Fishers must have a current Washington fishing license, appropriate to the fishery. Check the WDFW “Fishing in Washington” rules pamphlet for details on fishing seasons and regulations. Fishing rules are subject to change. Check the WDFW Fishing hotline for the latest rule information at (360) 902-2500, press 2 for recreational rules. For the Shellfish Rule Change hotline call (360)796-3215 or toll free 1-866-880-5431.
Action: Hatchery chinook and hatchery coho retention allowed per permanent rules.
Effective date: September 24, 2018 until further notice.
Species affected: Chinook and coho salmon.
Location: Deep River.
Reason for action: Due to the previous run-size downgrade it was determined that allowable impacts on upper river bright (URB) chinook salmon listed under the federal Endangered Species Act (ESA) have been exceeded. However, Deep River has very little impact on URB stocks, and historically the risk of further impacts to URB stocks is near-zero by late September.
Additional information: The daily limit 6 salmon; up to 2 adults may be retained. Minimum size is 12″. Release all salmon other that hatchery chinook and hatchery coho.
Oregon will resume salmon fisheries in Youngs Bay and Blind/Knappa slough. Columbia River and tributary salmon runs will continue to be monitored as the season progresses.
Information contact: Region 5: (360) 696-6211.
Anglers limited to one adult salmon in the lower Yakima River
Action: Reduces the daily limit to one adult salmon, either coho or chinook, on the lower Yakima River.
Effective dates: Sept. 22 through Oct. 31, 2018
Species affected: Fall chinook and coho.
Location: Yakima River, from Highway 240 Bridge in Richland upstream to the Grant Avenue Bridge at Prosser.
Reason for action: Fall chinook and coho salmon are returning to the Yakima and Columbia Rivers well below the forecast. The reduction of the daily limit to one adult will contribute in efforts to meet escapement and hatchery broodstock for fall chinook and coho salmon in the Yakima River.
Additional information: The daily limit is six salmon with up to one adult salmon, either chinook or coho. Anglers must stop fishing for salmon after the adult portion of the daily limit is retained.
Information contact: Paul Hoffarth, District 4 Fish Biologist, (509) 545-2284.
September 19, 2018 ACTION NOTICE – Recreational Ocean Salmon: NOAA Fisheries in consultation with the Oregon Department of Fish and Wildlife, California Department of Fish and Wildlife, representatives from the recreational salmon fishery, and the Pacific Fishery Management Council and members of the Salmon Technical Team, has taken in-season action with respect to the recreational salmon fishery in the area from Cape Falcon to Humbug Mountain.
The September non selective coho season will be open on Friday, September 21 for all salmon. The season will close to retention of coho at 11:59PM on Friday, September 21.
RATIONALE AND NOTES: The recreational season in the area from Cape Falcon to Humbug Mt. has landed a total of 5,422 coho during the two Fri-Sat non selective coho salmon open periods in September. This leaves a remainder of 2,178 coho on the revised quota of 7,600 coho. With 2,736 coho taken in the first two day opening and 2,686 coho taken in the second two day opening, it was obvious that there were not enough coho remaining to allow for another two days of fishing. Managers selected Friday as the best option for a final day of fishing based on forecasts of marine conditions.
The daily bag limit for general marine fish (rockfish, greenlings, skates, etc.) will go back to 5 fish per angler per day, beginning on Wednesday, September 19.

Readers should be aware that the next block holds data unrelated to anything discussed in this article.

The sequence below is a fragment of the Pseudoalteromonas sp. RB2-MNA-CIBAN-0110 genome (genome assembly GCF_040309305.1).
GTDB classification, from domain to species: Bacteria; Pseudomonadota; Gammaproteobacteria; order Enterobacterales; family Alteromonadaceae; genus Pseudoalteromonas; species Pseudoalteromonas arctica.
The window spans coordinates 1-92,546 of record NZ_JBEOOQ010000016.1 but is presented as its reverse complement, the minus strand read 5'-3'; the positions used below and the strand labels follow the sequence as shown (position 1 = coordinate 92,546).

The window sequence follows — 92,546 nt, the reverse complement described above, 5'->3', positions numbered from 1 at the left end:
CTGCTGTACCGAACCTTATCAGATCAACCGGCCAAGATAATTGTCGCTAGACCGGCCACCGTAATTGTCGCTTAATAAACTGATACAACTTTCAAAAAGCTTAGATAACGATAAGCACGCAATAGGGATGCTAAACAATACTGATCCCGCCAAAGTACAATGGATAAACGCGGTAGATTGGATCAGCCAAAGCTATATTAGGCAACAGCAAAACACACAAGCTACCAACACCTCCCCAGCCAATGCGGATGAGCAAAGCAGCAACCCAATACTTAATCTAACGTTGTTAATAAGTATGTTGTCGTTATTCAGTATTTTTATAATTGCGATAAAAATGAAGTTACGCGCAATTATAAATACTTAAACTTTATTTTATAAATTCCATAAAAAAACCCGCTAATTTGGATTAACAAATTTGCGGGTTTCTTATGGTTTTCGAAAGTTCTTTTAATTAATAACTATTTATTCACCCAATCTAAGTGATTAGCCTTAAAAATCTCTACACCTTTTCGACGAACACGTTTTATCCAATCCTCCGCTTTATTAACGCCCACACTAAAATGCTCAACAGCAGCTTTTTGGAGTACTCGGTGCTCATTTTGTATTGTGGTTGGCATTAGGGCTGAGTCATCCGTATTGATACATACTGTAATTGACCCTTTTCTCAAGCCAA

The combination of the reduced bag limit from July through mid-September reducing catch of black rockfish, and some additional yelloweye rockfish quota from the Pacific Fishery Management Council is allowing the bag limit to return to 5 fish for the remainder of the year. Lingcod remains at 2 fish, flatfish at 25 fish, and longleader gear at 10 fish (of 8 specific rockfish species).
The recreational bottomfish fishery will also be able go to all-depth beginning on October 1 as planned pre-season.
Reminder: Cabezon is closed for the remainder of the year.
With cooler temperatures and higher humidity reducing wildfire danger, the Washington Department of Fish and Wildlife (WDFW) is lifting target shooting restrictions on WDFW lands beginning Saturday, Sept. 15.
A similar target shooting ban will be lifted the same day on lands managed by the state Department of Natural Resources.
“These changes reflect an easing of fire danger, but we still urge anyone heading outdoors this fall to be extremely cautious while participating in any activity that could spark a wildfire,” said Cynthia Wilkerson, manager of the WDFW Lands Division.
Target shooters should remain vigilant and avoid shooting into tall dry grass where sparks could start a fire. Discharge of a firearm for legal hunting remains permitted on all WDFW lands.
Although the risk is lower, the wildfire season is not over. Wilkerson noted that other restrictions remain in place on WDFW-managed properties in eastern Washington. Those restrictions include:
Fires or campfires, including those in fire rings, are prohibited. Personal camp stoves and lanterns fueled by propane, liquid petroleum, or liquid petroleum gas are allowed.
Smoking is prohibited, except in an enclosed vehicle.
Welding and operating chainsaws are prohibited. Operating a torch with an open flame and all equipment powered by an internal combustion engine is also prohibited.
Operating a motor vehicle away from developed roads is prohibited. Parking is permitted within designated parking areas, including developed campgrounds and trailheads; and in areas without vegetation that are within 10 feet of roadways.
State law also prohibits the discharge of fireworks and the disposal of a lit cigarette or other burning material from a vehicle on a state highway.
Any changes to these restrictions will be posted on the department’s website at https://wdfw.wa.gov/.
More information about fires and fire prevention is available online from the Washington Department of Natural Resources (http://www.dnr.wa.gov) and the U.S. Forest Service (http://www.fs.usda.gov).